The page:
Horns are of no value, the rhinos are

Horns are of no value, the rhinos are

The burning of such a big pile of horns would help to bust the myth that the rhino horn is a high-value item

Seized rhino horns are seen burning during an event to mark World Rhino Day in Bokakhat near Kaziranga National Park in the northeastern state of Assam, India, September 22, 2021. Credit: Reuters Photo

The burning in public of 2,479 rhino horns stockpiled in the Assam government's treasuries on World Rhino Day on Wednesday has sent out a much-needed message against the poaching of rhinos and the illegal trade in their horns. The Assam government did well to make a demonstration of the fact that the horns are worthless and have no medicinal or commercial value. The horns were confiscated or recovered from poachers and smugglers or collected after the natural death of rhinos over the years. About 95% of the stockpile has been destroyed. Some of the horns will be preserved for scientific studies and for production as evidence in courts where cases of poaching are heard. The horns were burned in an area of the Kaziranga National Park, which is the world’s largest habitat for one-horned rhinos. This is the first time the horns have been destroyed on such a large scale. 

Also read: Assam burns largest stockpile of rhino horns on World Rhino Day to bust black market myths

The burning of such a big pile of horns would help to bust the myth that the rhino horn is a high-value item. It has been claimed that the stockpile may have helped to keep the horn prices high in the illegal market. It would have been most illogical for the government to sell the horns when it rightly maintains that they have none of the properties attributed to them. The rhino horn is actually a mass of compacted hair made of a protein found in human hair too and has no special medicinal value. But it is highly valued in traditional medicine, especially in countries like China and Vietnam, as a cure for certain diseases and as an aphrodisiac. That is why it is much sought after and there is an illicit trade in it.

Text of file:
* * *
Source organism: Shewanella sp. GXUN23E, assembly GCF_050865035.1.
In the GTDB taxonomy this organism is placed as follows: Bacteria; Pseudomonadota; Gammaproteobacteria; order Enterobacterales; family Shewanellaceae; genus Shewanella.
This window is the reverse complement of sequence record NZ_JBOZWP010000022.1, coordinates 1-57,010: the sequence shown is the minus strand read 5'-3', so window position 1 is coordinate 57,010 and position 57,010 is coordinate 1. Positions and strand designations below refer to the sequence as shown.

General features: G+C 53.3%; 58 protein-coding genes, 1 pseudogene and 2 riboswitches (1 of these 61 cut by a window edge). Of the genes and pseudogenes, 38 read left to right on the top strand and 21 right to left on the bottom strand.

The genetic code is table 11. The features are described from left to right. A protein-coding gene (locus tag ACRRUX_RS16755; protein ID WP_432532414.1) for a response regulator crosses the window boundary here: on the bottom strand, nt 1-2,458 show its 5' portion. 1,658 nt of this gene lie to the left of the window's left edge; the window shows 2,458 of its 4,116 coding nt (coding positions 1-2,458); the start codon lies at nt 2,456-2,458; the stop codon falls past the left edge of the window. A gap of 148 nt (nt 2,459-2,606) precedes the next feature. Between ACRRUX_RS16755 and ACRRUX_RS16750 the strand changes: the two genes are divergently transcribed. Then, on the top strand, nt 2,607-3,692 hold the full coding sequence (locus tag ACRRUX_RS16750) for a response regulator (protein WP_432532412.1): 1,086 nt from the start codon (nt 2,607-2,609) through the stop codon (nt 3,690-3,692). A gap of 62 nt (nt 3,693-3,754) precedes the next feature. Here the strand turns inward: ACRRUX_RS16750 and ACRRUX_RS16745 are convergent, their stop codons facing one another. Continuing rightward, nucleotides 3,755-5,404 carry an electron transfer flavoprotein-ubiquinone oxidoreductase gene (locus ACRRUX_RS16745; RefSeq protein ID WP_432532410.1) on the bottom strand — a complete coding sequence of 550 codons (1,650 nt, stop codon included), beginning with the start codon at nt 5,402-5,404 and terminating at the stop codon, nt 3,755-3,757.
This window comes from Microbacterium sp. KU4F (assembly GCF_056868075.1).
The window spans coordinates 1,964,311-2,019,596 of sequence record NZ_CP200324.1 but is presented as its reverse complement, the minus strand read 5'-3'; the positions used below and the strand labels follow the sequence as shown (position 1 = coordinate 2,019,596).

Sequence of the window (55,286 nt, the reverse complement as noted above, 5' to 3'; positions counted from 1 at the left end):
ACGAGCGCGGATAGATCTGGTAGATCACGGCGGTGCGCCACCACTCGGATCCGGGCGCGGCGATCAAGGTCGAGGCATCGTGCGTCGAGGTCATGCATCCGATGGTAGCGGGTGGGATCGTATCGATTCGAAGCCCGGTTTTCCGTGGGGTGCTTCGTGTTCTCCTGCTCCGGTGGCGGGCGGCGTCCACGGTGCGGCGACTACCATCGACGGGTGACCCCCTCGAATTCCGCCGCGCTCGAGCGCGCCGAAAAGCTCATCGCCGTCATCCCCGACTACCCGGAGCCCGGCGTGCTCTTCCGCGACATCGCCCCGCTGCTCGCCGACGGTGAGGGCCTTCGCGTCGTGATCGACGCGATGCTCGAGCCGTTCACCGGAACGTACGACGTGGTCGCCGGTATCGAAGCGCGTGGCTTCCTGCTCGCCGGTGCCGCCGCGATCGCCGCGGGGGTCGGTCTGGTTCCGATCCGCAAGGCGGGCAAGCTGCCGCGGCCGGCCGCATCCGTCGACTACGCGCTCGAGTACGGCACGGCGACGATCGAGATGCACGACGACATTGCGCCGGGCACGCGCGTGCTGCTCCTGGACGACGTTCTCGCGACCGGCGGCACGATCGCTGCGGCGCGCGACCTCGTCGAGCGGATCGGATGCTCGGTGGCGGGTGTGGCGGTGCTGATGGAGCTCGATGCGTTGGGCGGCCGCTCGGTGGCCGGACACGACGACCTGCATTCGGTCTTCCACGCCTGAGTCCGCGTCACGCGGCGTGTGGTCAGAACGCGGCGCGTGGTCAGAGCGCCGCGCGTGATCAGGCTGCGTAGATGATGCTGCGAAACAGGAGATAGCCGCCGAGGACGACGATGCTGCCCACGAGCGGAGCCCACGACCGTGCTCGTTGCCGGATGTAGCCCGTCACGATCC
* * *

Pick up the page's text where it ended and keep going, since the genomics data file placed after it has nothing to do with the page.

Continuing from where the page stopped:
While such events may help to create public awareness about the need for conservation, more effective steps are needed to protect endangered wildlife. The poaching of rhinos has come down in Kaziranga Park but there is the need to further strengthen security. The park is home to more than 2,400 rhinos. There are rhinos in Manas and Orang National Parks and the Pobitora Sanctuary. Conservationists have demanded that trained manpower and facilities should be increased in all these parks. They have also called for expediting the construction of an elevated corridor through Kaziranga to enable rhinos and other animals to migrate during floods and to avoid being hit by vehicles on the highway. There are also complaints that Kaziranga Park is shrinking because of soil erosion and some parts of the habitat are facing the threat of degradation due to siltation. All these need to be addressed.